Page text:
Nov 28, 2018 | Featured in: Watching Backyard Birds, December 2018

Birdsquatch's Winter Finch Forecast

Red-breasted nuthatches regularly migrate irruptively, with both the number migrating and the wintering locations varying from year to year. Photo by Cephas / Wikimedia.
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Dear Squatchy:

A red-breasted nuthatch visited my feeder briefly in mid-September but I haven't seen it since. This is a species I occasionally see in winter, but not September! What's up with that?

—Lois H., Johnstown, Pennsylvania

Dear Lois:

Your sighting and question are both timely. Red-breasted nuthatches are residents of the spruce and fir forests of the far North, but in years when the cone crop in those forests is poor these little horn-tooters come south—sometimes in large numbers. This fall is going to be an invasion year for red-breasted nuthatches. I've already seen them in a number of places where they are unusual, like backyards with feeders and small parks with pine trees. While it's typically the most northerly-nesting nutties that move south, this year looks like we'll see lots of them coming through. Some will winter as far south as the southern Gulf states and the desert Southwest.

Often these small woodland birds are heard before they are seen (kind of like my species). Their tooting notes sound like a tiny tin horn and can be heard at a great distance. These calls are how they keep in touch with others of their kind (again this sounds so familiar to me) and imitating the call will often lure a nuthatch in closer for a look.

Because many of them are birds of remote fir forests, they can appear to be quite "tame" when visiting your feeders. I've even had them land on me while I was filling my own bird feeders. This isn't tameness as much as it is naivete. To a red-breasted nuthatch you're just another large, slow-moving creature, like a moose, or a bear, or a sasquatch. They will relish peanut and sunflower bits, and suet crumbles at your bird feeder, though most of their diet undoubtedly comes from the cones of fir and spruce trees. I, on the other hand, will relish a blueberry pie, if you leave one out on your windowsill to cool.



About Birdsquatch

Birdsquatch is WBB's tall, hairy, and slightly stinky columnist. He is a bigfoot who has watched birds all his life. His home range is unknown.

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  • I have experienced this when a house wren punctured 5 blue bird eggs last spring in our blue bird box. Then I hung out a wren box by the trees and he got busy filling it and left the bluebirds alone and they successfully raised another brood!
    by Susan, Sun, 07 Apr 2019
  • I also have several turkeys that live in the woods behind me. They visit early morning and near sundown. Living in the country with a mountain and brook behind my house, I have animals visiting 24hrs a day. My turkeys are awesome. They know me and wait for their breakfast. They hop up on my patio wall to look in my windows. I also noticed the 2 birds that are the lookouts. They come over to eat as the others march across my lawn to my neighbor who also feeds the animals. We also have coyotes that, I am sure, have eaten turkey dinner. The squirrels run around and chase them to protect their seeds and cracked corn. I feed my 3 raccoons peanut butter jelly sandwiches, which they share with a possum and 3 skunks, at the same time, by the way. No food goes into my garbage. Meat scraps go to crows and hawks. Everything else, even soup, gets eaten before the sun is completely set. That keeps bears away if no dishes are there to entice. I break up bread in tiny pieces now and turkeys 'gobble' it up. So happy to find another person that enjoys wildlife. Nothing is more satisfying than walking out side and spotting Daisy the skunk, calling her name and watching her tripping all over herself, running to meet you. Thank you for your valuable information.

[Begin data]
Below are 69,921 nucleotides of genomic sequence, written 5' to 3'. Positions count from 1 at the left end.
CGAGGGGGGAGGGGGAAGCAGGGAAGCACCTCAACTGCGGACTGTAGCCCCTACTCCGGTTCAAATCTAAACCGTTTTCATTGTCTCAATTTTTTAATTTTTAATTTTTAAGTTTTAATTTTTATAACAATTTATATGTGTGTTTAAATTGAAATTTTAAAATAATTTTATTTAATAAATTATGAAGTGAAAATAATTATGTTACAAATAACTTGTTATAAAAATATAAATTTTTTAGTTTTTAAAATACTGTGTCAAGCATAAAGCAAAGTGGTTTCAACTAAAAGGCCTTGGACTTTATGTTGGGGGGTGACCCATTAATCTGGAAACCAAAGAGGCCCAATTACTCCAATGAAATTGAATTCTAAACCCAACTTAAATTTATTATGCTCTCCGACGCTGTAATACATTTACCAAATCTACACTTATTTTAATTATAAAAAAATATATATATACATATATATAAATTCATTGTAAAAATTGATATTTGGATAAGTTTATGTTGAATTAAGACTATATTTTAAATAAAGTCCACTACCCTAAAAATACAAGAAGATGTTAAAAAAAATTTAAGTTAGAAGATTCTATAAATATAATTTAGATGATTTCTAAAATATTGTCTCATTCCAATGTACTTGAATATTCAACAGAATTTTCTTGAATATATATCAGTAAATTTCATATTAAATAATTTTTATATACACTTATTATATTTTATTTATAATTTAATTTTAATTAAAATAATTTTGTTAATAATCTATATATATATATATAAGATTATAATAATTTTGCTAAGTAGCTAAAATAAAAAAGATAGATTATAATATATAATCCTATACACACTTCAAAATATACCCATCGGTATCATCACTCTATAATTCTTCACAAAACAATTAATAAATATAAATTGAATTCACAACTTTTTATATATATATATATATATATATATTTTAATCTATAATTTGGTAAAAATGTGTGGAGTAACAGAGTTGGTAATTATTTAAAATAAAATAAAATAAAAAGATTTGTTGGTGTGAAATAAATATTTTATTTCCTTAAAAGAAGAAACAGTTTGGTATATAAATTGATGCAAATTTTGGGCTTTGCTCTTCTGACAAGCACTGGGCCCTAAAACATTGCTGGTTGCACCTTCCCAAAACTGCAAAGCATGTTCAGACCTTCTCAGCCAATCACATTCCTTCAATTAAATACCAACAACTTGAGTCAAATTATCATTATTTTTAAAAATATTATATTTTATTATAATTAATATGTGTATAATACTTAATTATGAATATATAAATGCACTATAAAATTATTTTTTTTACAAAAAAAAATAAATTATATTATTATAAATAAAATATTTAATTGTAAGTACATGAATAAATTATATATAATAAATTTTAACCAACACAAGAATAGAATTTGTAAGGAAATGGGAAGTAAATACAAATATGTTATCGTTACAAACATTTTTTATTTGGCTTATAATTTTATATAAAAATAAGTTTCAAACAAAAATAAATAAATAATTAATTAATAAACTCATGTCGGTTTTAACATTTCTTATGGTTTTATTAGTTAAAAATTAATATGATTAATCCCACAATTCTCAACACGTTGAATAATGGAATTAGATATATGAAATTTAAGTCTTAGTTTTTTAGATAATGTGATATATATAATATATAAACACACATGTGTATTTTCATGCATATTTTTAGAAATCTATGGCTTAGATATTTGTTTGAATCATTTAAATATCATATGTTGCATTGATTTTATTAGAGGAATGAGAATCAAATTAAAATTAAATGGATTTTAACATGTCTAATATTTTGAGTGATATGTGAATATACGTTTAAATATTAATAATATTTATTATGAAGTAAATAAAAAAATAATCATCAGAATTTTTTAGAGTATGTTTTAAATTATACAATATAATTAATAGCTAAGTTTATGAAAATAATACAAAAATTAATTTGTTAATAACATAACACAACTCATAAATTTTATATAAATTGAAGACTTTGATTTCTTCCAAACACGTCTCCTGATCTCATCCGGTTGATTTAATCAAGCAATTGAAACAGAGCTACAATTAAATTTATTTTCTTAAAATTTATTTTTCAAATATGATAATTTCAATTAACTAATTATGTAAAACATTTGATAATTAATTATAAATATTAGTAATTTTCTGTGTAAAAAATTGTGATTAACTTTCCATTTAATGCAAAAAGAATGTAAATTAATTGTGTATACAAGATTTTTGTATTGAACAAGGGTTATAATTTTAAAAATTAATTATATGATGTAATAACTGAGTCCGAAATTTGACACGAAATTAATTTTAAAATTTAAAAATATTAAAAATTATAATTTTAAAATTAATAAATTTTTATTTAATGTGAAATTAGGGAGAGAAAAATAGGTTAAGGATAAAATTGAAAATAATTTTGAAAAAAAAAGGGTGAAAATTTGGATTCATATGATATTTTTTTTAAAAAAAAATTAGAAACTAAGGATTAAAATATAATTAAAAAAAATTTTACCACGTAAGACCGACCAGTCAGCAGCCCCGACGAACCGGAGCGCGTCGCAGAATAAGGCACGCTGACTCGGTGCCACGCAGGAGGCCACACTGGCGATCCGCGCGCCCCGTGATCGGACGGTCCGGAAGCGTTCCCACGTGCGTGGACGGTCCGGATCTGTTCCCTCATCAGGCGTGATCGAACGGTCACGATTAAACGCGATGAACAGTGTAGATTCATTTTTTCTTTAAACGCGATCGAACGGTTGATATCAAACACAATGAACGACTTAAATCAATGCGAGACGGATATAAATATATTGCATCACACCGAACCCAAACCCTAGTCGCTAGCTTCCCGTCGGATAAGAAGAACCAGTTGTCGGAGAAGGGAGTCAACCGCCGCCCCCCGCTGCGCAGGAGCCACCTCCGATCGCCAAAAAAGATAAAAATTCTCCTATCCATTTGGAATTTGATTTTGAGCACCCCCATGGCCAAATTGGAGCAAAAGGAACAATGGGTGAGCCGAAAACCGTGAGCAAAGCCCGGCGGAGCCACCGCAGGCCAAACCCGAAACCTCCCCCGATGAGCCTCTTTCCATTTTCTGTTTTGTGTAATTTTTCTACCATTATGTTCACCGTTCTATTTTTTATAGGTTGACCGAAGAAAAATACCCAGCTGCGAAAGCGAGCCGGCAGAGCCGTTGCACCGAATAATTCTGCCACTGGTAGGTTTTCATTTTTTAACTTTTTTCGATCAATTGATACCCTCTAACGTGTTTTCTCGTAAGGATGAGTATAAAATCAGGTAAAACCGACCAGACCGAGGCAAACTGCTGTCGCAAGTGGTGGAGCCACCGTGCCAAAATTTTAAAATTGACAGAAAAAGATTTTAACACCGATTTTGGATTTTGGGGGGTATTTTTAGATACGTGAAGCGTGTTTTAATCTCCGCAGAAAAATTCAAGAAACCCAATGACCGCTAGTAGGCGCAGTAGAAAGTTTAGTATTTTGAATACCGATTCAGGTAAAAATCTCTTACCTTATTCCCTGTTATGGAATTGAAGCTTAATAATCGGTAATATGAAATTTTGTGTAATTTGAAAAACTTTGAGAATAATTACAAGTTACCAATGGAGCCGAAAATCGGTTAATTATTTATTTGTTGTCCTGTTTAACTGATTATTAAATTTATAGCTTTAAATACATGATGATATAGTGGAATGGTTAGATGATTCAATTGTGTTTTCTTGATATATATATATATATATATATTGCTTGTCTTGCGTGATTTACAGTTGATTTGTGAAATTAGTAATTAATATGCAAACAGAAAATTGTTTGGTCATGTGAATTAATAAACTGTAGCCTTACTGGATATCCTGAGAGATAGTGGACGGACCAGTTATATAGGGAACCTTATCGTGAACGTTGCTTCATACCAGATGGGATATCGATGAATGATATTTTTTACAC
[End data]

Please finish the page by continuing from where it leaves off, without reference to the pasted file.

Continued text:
by Stella Kachur, Wed, 27 Mar 2019
  • This is exactly my experience. The local feed store had some on sale so I thought I'd try some. Actually I was shocked at how it is avoided, and I've been feeding birds for more than 40 years. I suppose I've never had it out as the ONLY food source, but when I put it out along with the blackoil, peanuts, cracked corn and suet cakes, absolutely nothing would touch it. Even when I dumped some on the ground the rabbits wouldn't eat it, nor would the squirrels. Eventually some turkeys and deer ate some--when they could find nothing else underneath the other feeders. But even they left plenty on the ground which they NEVER do with cracked corn, sunflower, etc.Every person should try some if they're inclined and decide for themselves since every situation may be a bit different, but for me/my species, safflower is a big no.
    by Colin Croft, Sun, 03 Mar 2019
  • I have questions about the Zick Dough? It says not to use in cold weather. It is still in the 40s here. Too soon? How long should I expect a supply to last? And, use a tray feeder? Thanks.
    by martindf, Sun, 25 Nov 2018
  • Glad I found this. I'm a snowbird and was worried about all the birds that come to feed at my birdfeeder. I have Cardinals, sparrows, doves, Blue Jays, chickadees. I hope they'll find food elsewhere while I'm gone.
    by Donna, Sat, 03 Nov 2018